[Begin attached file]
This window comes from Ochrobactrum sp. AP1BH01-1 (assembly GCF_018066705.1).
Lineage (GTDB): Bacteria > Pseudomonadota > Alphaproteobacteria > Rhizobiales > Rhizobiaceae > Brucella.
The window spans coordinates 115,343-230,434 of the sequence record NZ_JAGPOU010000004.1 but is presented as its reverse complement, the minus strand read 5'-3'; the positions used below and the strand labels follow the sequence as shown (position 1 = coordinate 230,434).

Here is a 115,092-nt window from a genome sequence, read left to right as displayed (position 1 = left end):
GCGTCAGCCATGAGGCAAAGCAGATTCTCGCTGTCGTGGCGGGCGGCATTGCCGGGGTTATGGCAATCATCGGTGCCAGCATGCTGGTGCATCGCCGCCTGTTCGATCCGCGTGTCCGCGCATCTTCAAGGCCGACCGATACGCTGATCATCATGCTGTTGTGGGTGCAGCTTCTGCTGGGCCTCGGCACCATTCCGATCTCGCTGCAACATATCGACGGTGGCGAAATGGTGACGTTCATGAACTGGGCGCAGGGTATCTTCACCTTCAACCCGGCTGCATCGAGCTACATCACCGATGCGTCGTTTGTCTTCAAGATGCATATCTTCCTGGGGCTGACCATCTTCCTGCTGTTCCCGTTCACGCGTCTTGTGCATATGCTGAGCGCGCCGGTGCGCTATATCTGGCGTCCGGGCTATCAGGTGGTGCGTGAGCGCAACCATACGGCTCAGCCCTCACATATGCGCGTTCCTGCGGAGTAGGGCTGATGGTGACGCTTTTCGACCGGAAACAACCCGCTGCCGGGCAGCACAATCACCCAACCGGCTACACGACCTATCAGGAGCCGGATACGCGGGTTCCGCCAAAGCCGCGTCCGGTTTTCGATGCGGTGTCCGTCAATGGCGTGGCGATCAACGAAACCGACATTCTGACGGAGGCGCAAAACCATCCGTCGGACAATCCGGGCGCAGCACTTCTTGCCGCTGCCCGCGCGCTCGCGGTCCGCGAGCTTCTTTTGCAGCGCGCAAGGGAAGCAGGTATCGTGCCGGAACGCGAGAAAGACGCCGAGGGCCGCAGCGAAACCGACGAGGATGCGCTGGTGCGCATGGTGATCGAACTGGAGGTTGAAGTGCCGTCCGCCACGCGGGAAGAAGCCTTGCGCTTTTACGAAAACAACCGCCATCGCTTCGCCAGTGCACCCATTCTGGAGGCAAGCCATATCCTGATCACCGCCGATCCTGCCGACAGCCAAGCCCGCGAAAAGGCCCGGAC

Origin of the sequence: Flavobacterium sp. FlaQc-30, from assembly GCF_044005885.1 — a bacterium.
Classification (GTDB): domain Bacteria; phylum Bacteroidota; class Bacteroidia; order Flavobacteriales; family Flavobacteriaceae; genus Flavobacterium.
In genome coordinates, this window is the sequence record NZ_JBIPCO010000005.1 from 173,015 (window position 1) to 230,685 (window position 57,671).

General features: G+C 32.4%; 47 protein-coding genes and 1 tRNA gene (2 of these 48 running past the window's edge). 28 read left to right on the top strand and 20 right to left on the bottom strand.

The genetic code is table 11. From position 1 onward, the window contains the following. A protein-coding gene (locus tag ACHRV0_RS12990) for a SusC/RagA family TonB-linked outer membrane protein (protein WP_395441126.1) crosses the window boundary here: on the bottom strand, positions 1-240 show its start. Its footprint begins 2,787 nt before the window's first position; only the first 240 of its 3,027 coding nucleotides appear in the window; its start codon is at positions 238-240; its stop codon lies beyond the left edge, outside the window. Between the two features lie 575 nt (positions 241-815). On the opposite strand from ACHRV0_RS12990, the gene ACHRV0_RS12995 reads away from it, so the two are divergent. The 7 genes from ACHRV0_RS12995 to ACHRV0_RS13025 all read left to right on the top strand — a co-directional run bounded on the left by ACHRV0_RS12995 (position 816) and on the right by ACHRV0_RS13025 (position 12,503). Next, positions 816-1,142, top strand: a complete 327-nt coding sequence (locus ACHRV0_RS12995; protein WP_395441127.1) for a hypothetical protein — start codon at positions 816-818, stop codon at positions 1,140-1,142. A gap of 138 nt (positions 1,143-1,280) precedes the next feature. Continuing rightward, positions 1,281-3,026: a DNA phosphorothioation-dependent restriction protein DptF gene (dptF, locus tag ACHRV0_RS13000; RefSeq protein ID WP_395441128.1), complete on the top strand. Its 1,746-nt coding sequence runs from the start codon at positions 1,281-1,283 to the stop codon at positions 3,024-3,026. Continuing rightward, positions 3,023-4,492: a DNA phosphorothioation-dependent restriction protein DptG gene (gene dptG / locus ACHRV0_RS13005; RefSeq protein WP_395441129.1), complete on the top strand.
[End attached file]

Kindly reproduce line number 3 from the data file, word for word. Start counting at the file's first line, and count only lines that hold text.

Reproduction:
The window spans coordinates 115,343-230,434 of the sequence record NZ_JAGPOU010000004.1 but is presented as its reverse complement, the minus strand read 5'-3'; the positions used below and the strand labels follow the sequence as shown (position 1 = coordinate 230,434).